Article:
In order to better define the CLEC10A-specific expression profile, we performed FACS staining experiments applying a previously described bivalent ligand of CLEC10A (44). The use of such natural ligands is not only of importance for the identification of interaction partners and cell activation, natural ligands can also be used for the delivery of antigens to endocytic receptors as it was demonstrated for the chemokine ligand receptor pair XCL1and XCR1 (45, 46). Thus, PBMCs of healthy donors were incubated either with 10 µg/ml of an FITC-coupled MUC-1 peptide (sequence: βAla-GVTSAPDTRPAPGSTAPPAHGVT-NH2) that was glycosylated with N-acetylgalactosamine (Tn antigen) at Serine 4 and Threonine 15 (referred to as CLEC10A ligand MUC-1-(Tn)2) or with 10 µg/ml of a non-glycosylated FITC-coupled MUC-1 peptide (referred to as MUC-1) (44). After ligand staining, the cells were incubated with antibodies for the detection of different immune cell populations and analyzed by flow cytometry. Analogously to the expression profile we have seen upon application of an anti-CLEC10A antibody, we detected a specific binding of the glycosylated form of MUC-1 [MUC-1-(Tn)2] to CD1c+ DCs (Figure 5). No other immune cell populations, such as T cells, B cells, NK cells, monocytes, nor CD141+ DCs, and pDCs demonstrated an interaction with the glycosylated MUC-1-(Tn)2 (Figures 5A,B).
Figure 5. CD1c+ dendritic cells (DCs) bind specifically to glycosylated ligands for CLEC10A. (A,B) PBMCs of healthy human donors were incubated with 10 µg/ml of a glycosylated or non-glycosylated MUC-1 peptide. After washing with FACS buffer twice, the cells were stained for different immune cell populations. 1.5 × 106 cells were acquired using a BD LSRFortessa and analyzed using FlowJo software. (A) Overlay histograms demonstrate the binding of glycosylated MUC-1-(Tn)2 (colored) and non-glycosylated MUC-1 (gray-transparent) to CD1c+ DCs (red), CD141+ DCs (yellow-orange), plasmacytoid DCs (pDCs) (blue), monocytes (black), B cells (purple), CD4+ T cells (light-green), CD8+ T cells (pink), and NK cells (cyan). (B) Bar graphs show the ΔMFI (ΔMFI = MFI MUC-1-(Tn)2 − MFI MUC-1) for the binding of Tn antigen to CLEC10A for the same cell populations as in (A). Significant differences in the binding of MUC-1-(Tn)2 to cell populations were calculated using one-way ANOVA with Bonferroni posttest (*p < 0.05, **p < 0.01, and ***p < 0.001). (C) CD1c+ DCs (red), CD141+ DCs (yellow-orange), pDCs (blue), and monocytes (black) of PBMCs of healthy donors were sorted using a FACS Aria II and subsequently incubated with 10 µg/ml FITC-coupled MUC-1-(Tn)2 or MUC-1 and stimulated with either 5 µg/ml R848, 5 µg/ml pIC, or left untreated. After 12 h at 37°C, the cells were analyzed for the binding of MUC-1-(Tn)2 by flow cytometry. Bar graphs show the ΔMFI of MUC-1-(Tn)2.
As we found that upon TLR ligand activation of CD1c+ DCs the expression of CLEC10A was downregulated, we next investigated CLEC10A ligand binding on activated CD1c+ DCs. Therefore, we sorted CD1c+ DCs together with CD141+ DCs, pDCs, and monocytes from PBMCs of healthy donors and stimulated them simultaneously with the glycosylated or the non-glycosylated MUC-1 peptide [MUC-1-(Tn)2 or MUC-1] in combination with one of the TLR ligands R848 or pIC. We found that CD1c+ DCs incubated without a TLR ligand bound high amounts of MUC-1-(Tn)2, whereas CD1c+ DCs stimulated with either R848 or pIC showed a lower binding of MUC-1-(Tn)2 (Figure 5C). This is in accordance with the induced downregulation of CLEC10A upon stimulation with the TLR ligands R848 and pIC (Figure 4).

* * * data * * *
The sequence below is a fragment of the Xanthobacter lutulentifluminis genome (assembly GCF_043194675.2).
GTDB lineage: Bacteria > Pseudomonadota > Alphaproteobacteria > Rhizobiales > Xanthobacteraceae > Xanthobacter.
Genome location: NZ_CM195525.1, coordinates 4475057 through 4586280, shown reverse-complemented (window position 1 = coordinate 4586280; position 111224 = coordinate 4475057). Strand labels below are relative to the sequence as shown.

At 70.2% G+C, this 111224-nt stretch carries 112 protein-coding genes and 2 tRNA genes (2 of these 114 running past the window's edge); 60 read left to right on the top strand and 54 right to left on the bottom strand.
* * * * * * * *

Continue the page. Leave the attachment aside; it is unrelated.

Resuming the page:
Stimulation of CD1c+ DCs With CLEC10A Ligands Enhances TLR-Induced IL-8, IL-10, and TNFα Secretion
As some CLRs have been described to induce signaling upon binding of their ligands, we were interested to understand whether stimulation of CD1c+ DCs with the CLEC10A ligand MUC-1-(Tn)2 would induce signaling and thereby activation and cytokine secretion by the DCs. Therefore, CD1c+ DCs were sorted from PBMCs of healthy donors and incubated with glycosylated MUC-1-(Tn)2 or the non-glycosylated MUC-1 in the presence or absence of the TLR ligands R848 or pIC. In the absence of further TLR ligand stimulation, we found no activation of CD1c+ DCs by the glycosylated MUC-1-(Tn)2 or the non-glycosylated MUC-1 (Figure 6A). As shown earlier (47, 48), stimulation with R848 or pIC induced high expression of the co-stimulatory molecules CD40 and CD86, which was not enhanced by binding of MUC-1-(Tn)2 to CLEC10A (Figure 6A). We further investigated, if this glycosylated ligand might influence the cytokine secretion of CD1c+ DCs, as it was shown that signaling via CLEC10A can enhance TLR-induced secretion of cytokines by moDCs (49). We therefore analyzed the supernatants of CD1c+ DCs for IL-6, IL-8, IL-10, IL-12p70, IL-23, and TNFα. Neither the incubation with the glycosylated MUC-1-(Tn)2 nor the non-glycosylated MUC-1 alone induced strong cytokine secretion by CD1c+ DCs (Figure 6B). However, we found a slightly, but statistically significant increased secretion of the cytokines IL-8, IL-10, and TNFα after stimulation with glycosylated MUC-1-(Tn)2 in combination with R848, but not pIC (Figure 6B). In contrast, glycosylated MUC-1-(Tn)2 did not enhance IL-6, IL-12p70, or IL-23 secretion induced by TLR7/8 or TLR3 stimulation (Figure 6B).